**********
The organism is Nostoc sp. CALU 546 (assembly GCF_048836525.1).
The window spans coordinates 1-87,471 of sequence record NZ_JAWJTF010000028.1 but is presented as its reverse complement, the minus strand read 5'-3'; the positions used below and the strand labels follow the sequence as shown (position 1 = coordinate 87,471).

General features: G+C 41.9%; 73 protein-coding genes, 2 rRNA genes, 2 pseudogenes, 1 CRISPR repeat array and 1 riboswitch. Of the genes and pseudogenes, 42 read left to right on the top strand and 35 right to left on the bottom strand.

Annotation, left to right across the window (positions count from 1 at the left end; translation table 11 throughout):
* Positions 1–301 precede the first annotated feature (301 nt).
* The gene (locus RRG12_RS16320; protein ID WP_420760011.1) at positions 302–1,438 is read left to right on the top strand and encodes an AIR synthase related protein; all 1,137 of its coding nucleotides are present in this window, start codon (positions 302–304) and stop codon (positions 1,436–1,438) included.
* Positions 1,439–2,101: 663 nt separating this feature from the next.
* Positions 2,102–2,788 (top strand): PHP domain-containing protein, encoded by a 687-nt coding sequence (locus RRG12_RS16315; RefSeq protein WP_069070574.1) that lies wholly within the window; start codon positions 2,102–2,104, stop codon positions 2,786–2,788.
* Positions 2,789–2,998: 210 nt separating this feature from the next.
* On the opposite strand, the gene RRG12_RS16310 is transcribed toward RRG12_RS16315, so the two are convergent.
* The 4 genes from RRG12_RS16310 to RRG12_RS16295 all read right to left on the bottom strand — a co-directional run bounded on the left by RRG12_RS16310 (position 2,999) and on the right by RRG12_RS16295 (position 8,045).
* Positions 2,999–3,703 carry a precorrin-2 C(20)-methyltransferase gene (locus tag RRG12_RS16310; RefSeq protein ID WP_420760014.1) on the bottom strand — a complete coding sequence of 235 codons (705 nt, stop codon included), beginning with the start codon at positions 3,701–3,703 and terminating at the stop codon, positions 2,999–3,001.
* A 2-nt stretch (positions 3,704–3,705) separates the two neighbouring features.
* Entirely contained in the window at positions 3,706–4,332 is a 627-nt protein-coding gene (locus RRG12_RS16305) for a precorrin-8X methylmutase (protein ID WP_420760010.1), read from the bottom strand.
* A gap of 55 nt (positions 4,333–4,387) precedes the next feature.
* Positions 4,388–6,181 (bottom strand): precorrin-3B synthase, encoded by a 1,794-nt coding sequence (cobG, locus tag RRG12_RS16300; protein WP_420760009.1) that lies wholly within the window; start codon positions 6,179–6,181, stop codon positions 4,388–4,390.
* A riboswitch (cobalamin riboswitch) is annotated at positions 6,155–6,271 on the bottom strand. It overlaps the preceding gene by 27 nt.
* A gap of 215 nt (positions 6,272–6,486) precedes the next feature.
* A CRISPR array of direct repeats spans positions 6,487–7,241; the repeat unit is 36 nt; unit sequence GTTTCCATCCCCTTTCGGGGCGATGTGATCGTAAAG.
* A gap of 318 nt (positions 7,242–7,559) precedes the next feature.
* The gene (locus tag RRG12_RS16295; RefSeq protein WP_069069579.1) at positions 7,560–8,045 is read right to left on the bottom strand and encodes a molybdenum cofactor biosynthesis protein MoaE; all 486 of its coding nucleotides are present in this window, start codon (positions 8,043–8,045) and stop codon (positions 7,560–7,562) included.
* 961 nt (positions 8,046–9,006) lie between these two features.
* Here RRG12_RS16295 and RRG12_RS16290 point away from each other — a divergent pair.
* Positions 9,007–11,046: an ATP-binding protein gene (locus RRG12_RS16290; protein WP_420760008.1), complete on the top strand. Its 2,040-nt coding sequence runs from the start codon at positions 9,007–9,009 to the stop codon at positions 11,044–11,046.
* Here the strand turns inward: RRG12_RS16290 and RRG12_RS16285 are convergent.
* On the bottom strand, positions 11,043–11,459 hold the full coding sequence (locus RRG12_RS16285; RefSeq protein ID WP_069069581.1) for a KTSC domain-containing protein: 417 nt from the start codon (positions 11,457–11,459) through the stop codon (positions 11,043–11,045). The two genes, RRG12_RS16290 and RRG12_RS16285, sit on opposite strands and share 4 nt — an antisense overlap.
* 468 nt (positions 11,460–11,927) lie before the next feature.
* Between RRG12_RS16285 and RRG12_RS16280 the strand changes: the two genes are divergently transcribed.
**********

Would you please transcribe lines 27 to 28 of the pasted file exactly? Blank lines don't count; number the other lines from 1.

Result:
* 468 nt (positions 11,460–11,927) lie before the next feature.
* Between RRG12_RS16285 and RRG12_RS16280 the strand changes: the two genes are divergently transcribed.